An interrogation by law enforcement can be scary. You may be upset or even defiant.
The officers may tell you things that you do not believe. In some cases, you may be right. The Innocence Project explains officers can lie to you during an interrogation, but the reverse is not true.
Not telling the truth
The law does not prevent officers from lying to you when questioning you about a crime. They may lie for a variety of reasons. They often do so to get you to give them the information they need to make a case against you. They can use all types of procedures and tricks to get you to tell them what they need to hear. That is why it is essential to exercise your right to remain silent.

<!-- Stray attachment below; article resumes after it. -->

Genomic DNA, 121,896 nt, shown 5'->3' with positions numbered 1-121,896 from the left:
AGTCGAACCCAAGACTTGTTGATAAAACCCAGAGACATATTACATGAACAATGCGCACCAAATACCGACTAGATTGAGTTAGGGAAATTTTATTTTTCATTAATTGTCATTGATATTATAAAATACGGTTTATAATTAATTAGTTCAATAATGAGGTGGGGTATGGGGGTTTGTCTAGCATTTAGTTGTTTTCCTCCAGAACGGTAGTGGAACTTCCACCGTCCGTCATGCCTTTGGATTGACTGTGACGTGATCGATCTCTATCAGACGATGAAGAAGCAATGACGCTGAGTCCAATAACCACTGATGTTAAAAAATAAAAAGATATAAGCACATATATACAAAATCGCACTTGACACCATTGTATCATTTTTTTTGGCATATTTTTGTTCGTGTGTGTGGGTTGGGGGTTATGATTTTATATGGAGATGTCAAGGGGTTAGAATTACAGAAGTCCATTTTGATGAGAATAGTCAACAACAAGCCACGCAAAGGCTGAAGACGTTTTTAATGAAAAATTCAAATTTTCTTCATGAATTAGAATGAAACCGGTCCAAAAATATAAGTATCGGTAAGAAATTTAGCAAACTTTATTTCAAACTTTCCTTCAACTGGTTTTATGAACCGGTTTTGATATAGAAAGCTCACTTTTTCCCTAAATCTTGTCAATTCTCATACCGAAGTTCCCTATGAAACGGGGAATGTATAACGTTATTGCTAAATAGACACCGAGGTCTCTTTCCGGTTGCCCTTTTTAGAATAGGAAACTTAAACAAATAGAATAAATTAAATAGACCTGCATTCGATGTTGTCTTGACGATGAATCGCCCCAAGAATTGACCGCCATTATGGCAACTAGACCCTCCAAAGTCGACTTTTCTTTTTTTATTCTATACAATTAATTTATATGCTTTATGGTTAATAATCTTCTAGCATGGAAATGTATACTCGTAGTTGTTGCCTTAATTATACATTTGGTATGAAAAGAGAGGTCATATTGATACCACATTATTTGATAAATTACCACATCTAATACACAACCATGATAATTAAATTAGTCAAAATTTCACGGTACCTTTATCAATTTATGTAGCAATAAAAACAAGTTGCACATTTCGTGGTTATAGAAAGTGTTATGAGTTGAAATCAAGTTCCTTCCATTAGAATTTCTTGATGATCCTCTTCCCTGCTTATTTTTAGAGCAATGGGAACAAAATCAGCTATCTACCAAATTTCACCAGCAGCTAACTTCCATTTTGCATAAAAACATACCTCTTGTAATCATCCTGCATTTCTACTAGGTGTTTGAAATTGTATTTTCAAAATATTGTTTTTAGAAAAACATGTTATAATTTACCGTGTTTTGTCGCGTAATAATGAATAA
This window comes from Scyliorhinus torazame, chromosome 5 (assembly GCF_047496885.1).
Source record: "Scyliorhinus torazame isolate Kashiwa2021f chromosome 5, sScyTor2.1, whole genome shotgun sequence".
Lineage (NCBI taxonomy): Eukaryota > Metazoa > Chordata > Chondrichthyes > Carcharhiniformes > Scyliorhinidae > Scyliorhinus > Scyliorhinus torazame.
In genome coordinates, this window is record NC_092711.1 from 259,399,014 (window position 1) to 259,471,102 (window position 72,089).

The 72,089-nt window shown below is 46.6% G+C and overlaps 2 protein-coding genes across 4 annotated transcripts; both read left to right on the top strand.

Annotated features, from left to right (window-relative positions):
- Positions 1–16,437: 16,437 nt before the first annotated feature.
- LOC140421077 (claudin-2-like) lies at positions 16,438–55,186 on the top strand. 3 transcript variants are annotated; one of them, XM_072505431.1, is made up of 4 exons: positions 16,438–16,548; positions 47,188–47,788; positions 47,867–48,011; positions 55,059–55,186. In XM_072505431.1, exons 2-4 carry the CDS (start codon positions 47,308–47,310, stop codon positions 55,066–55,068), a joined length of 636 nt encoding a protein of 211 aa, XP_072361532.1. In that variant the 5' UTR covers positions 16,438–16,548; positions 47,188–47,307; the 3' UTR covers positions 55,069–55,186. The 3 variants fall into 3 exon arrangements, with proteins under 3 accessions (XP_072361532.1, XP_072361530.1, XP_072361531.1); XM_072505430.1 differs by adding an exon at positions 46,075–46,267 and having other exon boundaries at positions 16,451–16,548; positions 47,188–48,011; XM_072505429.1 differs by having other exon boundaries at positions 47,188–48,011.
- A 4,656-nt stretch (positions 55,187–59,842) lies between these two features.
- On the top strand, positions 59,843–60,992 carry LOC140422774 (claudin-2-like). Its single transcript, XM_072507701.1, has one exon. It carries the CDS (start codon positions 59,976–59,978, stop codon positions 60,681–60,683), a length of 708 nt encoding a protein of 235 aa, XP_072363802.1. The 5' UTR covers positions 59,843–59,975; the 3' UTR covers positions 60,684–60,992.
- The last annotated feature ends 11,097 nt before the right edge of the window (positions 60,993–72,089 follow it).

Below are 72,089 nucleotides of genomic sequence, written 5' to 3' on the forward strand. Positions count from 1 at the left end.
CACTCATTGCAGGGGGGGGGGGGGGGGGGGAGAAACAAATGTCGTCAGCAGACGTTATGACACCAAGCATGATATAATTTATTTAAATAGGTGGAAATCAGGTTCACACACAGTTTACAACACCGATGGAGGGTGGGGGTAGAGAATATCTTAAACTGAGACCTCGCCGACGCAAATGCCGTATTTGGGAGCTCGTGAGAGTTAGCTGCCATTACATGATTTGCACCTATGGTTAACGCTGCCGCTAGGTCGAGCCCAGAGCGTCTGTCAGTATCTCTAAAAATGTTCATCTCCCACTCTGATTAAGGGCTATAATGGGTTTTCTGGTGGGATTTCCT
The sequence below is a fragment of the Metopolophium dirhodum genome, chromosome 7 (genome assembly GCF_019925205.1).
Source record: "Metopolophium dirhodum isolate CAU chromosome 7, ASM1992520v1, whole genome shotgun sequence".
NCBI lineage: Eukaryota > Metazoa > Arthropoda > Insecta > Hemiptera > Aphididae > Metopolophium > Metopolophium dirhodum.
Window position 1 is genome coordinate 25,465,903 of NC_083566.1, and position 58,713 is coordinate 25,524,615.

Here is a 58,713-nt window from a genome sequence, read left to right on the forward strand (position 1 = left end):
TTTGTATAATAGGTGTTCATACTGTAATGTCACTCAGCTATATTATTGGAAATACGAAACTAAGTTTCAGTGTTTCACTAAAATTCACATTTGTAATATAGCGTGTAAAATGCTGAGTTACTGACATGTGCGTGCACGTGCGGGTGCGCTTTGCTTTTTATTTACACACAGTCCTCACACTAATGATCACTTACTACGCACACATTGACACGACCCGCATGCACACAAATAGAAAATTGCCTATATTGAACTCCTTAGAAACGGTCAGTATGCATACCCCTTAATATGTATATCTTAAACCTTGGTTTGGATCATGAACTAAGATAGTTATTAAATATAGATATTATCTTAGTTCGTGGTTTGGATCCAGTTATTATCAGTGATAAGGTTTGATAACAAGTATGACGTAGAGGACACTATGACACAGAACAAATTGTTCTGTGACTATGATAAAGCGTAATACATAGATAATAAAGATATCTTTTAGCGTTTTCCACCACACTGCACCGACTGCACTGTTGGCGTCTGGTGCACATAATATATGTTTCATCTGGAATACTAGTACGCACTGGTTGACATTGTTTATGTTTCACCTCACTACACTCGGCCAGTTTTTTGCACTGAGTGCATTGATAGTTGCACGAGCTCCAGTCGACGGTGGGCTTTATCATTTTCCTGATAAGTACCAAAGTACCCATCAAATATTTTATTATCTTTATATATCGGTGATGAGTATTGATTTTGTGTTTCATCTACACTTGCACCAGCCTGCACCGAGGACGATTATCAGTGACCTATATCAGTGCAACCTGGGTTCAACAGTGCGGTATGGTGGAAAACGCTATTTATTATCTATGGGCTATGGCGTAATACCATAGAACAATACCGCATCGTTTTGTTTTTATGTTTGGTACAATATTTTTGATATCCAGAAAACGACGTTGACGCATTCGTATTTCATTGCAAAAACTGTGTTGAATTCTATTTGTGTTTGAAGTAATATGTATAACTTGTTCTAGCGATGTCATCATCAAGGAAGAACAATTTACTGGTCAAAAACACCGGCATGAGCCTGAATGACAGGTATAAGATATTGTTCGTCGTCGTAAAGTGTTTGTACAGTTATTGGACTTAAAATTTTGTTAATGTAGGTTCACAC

While officers can lie to you, you cannot lie to them. It is illegal for you to lie, and if you do, you will face punishment for it. Your best bet when you do not want to answer questions or tell the truth is to stay silent. You do have the right to do that.
There are some limitations on officers that will make it illegal for them to lie to you about certain things. They cannot tell you anything about your rights that is not true. For example, they cannot tell you that you must answer questions or that you cannot see a lawyer. They also cannot use coercion to get you to answer. Violations of these rules are something your attorney can use in your defense once you go to court.